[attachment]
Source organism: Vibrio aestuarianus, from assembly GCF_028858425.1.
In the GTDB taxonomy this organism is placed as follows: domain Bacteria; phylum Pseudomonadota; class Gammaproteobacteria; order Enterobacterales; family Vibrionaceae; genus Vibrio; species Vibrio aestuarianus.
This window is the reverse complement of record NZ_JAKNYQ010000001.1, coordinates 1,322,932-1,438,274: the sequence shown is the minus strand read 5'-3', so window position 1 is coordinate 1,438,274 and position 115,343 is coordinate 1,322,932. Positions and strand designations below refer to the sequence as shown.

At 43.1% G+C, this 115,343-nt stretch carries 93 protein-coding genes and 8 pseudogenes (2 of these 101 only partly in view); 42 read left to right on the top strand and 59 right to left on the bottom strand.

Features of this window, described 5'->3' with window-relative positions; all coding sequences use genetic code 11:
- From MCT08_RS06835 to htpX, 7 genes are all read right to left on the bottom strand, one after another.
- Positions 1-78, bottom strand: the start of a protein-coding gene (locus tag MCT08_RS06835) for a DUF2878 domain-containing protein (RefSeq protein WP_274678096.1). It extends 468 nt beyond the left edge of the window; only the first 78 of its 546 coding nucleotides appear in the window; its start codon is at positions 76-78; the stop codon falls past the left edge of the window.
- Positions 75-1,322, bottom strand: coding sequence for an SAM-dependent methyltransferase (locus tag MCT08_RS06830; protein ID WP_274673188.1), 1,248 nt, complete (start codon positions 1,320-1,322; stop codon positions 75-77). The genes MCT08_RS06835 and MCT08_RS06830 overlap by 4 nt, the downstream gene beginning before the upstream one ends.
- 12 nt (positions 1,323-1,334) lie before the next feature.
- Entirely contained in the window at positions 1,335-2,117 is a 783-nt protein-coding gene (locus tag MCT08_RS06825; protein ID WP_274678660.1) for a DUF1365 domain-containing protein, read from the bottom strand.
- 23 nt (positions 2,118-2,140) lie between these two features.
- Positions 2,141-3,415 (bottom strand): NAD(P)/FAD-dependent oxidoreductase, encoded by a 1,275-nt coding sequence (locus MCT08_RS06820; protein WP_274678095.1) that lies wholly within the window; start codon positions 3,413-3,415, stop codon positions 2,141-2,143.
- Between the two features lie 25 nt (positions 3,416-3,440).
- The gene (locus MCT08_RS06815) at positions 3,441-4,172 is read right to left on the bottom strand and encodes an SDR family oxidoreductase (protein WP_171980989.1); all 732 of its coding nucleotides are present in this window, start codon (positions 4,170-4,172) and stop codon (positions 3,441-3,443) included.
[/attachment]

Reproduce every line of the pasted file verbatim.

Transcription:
Source organism: Vibrio aestuarianus, from assembly GCF_028858425.1.
In the GTDB taxonomy this organism is placed as follows: domain Bacteria; phylum Pseudomonadota; class Gammaproteobacteria; order Enterobacterales; family Vibrionaceae; genus Vibrio; species Vibrio aestuarianus.
This window is the reverse complement of record NZ_JAKNYQ010000001.1, coordinates 1,322,932-1,438,274: the sequence shown is the minus strand read 5'-3', so window position 1 is coordinate 1,438,274 and position 115,343 is coordinate 1,322,932. Positions and strand designations below refer to the sequence as shown.

At 43.1% G+C, this 115,343-nt stretch carries 93 protein-coding genes and 8 pseudogenes (2 of these 101 only partly in view); 42 read left to right on the top strand and 59 right to left on the bottom strand.

Features of this window, described 5'->3' with window-relative positions; all coding sequences use genetic code 11:
- From MCT08_RS06835 to htpX, 7 genes are all read right to left on the bottom strand, one after another.
- Positions 1-78, bottom strand: the start of a protein-coding gene (locus tag MCT08_RS06835) for a DUF2878 domain-containing protein (RefSeq protein WP_274678096.1). It extends 468 nt beyond the left edge of the window; only the first 78 of its 546 coding nucleotides appear in the window; its start codon is at positions 76-78; the stop codon falls past the left edge of the window.
- Positions 75-1,322, bottom strand: coding sequence for an SAM-dependent methyltransferase (locus tag MCT08_RS06830; protein ID WP_274673188.1), 1,248 nt, complete (start codon positions 1,320-1,322; stop codon positions 75-77). The genes MCT08_RS06835 and MCT08_RS06830 overlap by 4 nt, the downstream gene beginning before the upstream one ends.
- 12 nt (positions 1,323-1,334) lie before the next feature.
- Entirely contained in the window at positions 1,335-2,117 is a 783-nt protein-coding gene (locus tag MCT08_RS06825; protein ID WP_274678660.1) for a DUF1365 domain-containing protein, read from the bottom strand.
- 23 nt (positions 2,118-2,140) lie between these two features.
- Positions 2,141-3,415 (bottom strand): NAD(P)/FAD-dependent oxidoreductase, encoded by a 1,275-nt coding sequence (locus MCT08_RS06820; protein WP_274678095.1) that lies wholly within the window; start codon positions 3,413-3,415, stop codon positions 2,141-2,143.
- Between the two features lie 25 nt (positions 3,416-3,440).
- The gene (locus MCT08_RS06815) at positions 3,441-4,172 is read right to left on the bottom strand and encodes an SDR family oxidoreductase (protein WP_171980989.1); all 732 of its coding nucleotides are present in this window, start codon (positions 4,170-4,172) and stop codon (positions 3,441-3,443) included.